How to do University With Depression
If you, like me, have the same insane notion that I began my university career with a thorough determination to learn rather than drink and have sex with almost everything in a mile radius, then it is not a wasted one. Yes, I have thrown up at uni, it was a delicate mixture of cider and instant noodles, I’ve stumbled home in the early hours of the morning, I’ve laid out on a dew-covered lawn staring at the stars discussing life with strangers – and I’ve smoked some things. The aim of gaining a healthy balance of partying and education though shouldn’t seem too hard – you have free will, use it – but what complicated matters was when I was diagnosed with Social Anxiety and Depression half way through my first year.
I remember Fresher’s Week very well. The large majority of it I spent in my room, my box-set of ‘Friends’ at hand, whilst avoiding my new flatmates at all costs. I was lucky in many respects to be in the more modern accommodation on campus, not only were our rooms and kitchens large, clean and not infested with sexual disease or bubonic rats, but I could also get away with ignoring the chaos going on outside. I of course did go out, and I still remember the bar crawl I went on in the first week, making friends with a kid who referred to himself as “Northern Paul” (which, in the South East of England, was presumably considered safer than allowing people to find out for themselves) and finally making my way back to accommodation, glad to be done with a night of socialising. Some anti-climactic nights of pre-drinking and clubbing later, I found myself having something I later found out was a panic attack, curled up in the corner of my en-suite bathroom (a very middle class panic attack, perhaps).
Over the coming weeks and months I was to be found not sleeping more than three or four hours at a time, using the kitchen at 1am so as to avoid being seen or spoken to, drinking alone and in worrying quantities, and finally missing seminars and lectures because facing the outside world was just too much. I made few friends, I stored my food in my room so as to avoid having to cook alongside people, and I spent almost every night alone, listening to music and playing games online with headphones on, so no one would know I was in my room at all. The night I spent alone, drunk and not wanting to wake up the next day was the night I realised something was wrong. The following day I rang the on-campus medical centre.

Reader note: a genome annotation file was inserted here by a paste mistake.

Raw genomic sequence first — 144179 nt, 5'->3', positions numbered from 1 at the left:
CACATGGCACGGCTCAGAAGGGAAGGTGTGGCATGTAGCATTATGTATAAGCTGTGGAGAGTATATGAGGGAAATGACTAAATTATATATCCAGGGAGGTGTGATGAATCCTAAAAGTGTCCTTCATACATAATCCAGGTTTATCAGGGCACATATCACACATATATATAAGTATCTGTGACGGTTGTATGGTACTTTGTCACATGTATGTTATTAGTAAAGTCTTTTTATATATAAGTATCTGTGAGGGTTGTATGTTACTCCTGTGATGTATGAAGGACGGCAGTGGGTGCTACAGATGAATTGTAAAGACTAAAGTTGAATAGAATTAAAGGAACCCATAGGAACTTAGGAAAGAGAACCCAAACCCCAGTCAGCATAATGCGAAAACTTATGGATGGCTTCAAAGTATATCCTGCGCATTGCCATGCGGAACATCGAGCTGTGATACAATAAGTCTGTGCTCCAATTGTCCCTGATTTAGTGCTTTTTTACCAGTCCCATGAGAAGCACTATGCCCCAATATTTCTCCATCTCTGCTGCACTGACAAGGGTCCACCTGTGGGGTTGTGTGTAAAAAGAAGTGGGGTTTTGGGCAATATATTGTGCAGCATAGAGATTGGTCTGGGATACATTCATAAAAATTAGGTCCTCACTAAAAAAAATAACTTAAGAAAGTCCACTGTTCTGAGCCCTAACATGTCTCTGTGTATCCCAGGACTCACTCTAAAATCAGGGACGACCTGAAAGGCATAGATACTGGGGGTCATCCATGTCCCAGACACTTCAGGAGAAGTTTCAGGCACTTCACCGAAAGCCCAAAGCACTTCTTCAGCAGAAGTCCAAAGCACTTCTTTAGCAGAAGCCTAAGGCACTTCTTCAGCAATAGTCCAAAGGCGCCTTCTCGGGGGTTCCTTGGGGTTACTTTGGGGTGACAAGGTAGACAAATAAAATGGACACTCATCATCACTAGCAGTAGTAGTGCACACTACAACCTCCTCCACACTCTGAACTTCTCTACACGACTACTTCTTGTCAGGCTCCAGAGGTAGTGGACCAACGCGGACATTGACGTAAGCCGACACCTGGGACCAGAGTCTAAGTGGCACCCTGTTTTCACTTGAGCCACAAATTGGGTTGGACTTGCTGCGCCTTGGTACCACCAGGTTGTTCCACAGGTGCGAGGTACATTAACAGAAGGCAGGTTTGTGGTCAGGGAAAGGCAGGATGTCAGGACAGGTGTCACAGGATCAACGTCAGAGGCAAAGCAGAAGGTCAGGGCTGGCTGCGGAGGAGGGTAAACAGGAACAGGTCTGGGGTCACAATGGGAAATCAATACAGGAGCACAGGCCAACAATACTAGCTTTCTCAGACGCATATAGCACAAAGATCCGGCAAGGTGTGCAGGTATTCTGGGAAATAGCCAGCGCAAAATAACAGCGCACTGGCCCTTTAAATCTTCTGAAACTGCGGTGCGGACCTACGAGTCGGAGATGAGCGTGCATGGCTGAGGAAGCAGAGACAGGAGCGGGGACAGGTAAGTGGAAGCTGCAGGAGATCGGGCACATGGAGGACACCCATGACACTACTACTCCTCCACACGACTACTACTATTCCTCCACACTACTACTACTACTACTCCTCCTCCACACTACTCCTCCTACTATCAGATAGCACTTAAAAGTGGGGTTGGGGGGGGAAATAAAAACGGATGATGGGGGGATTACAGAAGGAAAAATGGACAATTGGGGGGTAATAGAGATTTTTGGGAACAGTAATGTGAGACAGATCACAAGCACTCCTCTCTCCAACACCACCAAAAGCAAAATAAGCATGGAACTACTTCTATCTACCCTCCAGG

Despite the myth that doctors just want to medicate everyone, in my experience, this is just not true. In fact, it was some weeks after that initial appointment that I finally had to request to be put on anti-depressants. I began counselling, a weekly event in which I spent more time trying to downplay my feelings rather than discuss them, and I began to email lecturers and seminar leaders explaining why I was so seldom in their classes.
A lot of people refer to depression and anxiety as solely mental illnesses, but that never helped me, I wasn’t concerned about the medical definition – what helped me was viewing it as an addiction. Like smoking – or, to use a more culturally relatable issue, vampirism – you need to feed the monster inside to keep it alive. Since that realisation, I have been starving my depression, shoulder-barging my social anxiety as I walk out the front door of my student house.
University should be fun. I know of no other environment that allows so much freedom to express yourself and to be who you have always wanted to be. I have so far learnt during this unpredictable and incredible two years that you never know what is around the corner and that conforming to what you think society wants you to be is the last thing you should do. At the beginning of my second year I made appointments with lecturers to inform them of my problems, and whilst things aren’t perfect, everything is easier now. I get more support from both staff and friends than I could have ever imagined possible, all without having to get drunk and wake up in a field with a curious selection of empty alcohol containers and tired farmyard animals.
Because I was honest about what had been happening my head, I now find myself the President of a student society, a published writer and the recipient of a journalism award at my university. There’s no magical cure, but mental illness isn’t a curse either. If you’re considering going to uni, or you’re already there, don’t let your fears or worries overcome you, talk about them, and don’t stop until you get every bit of support you need.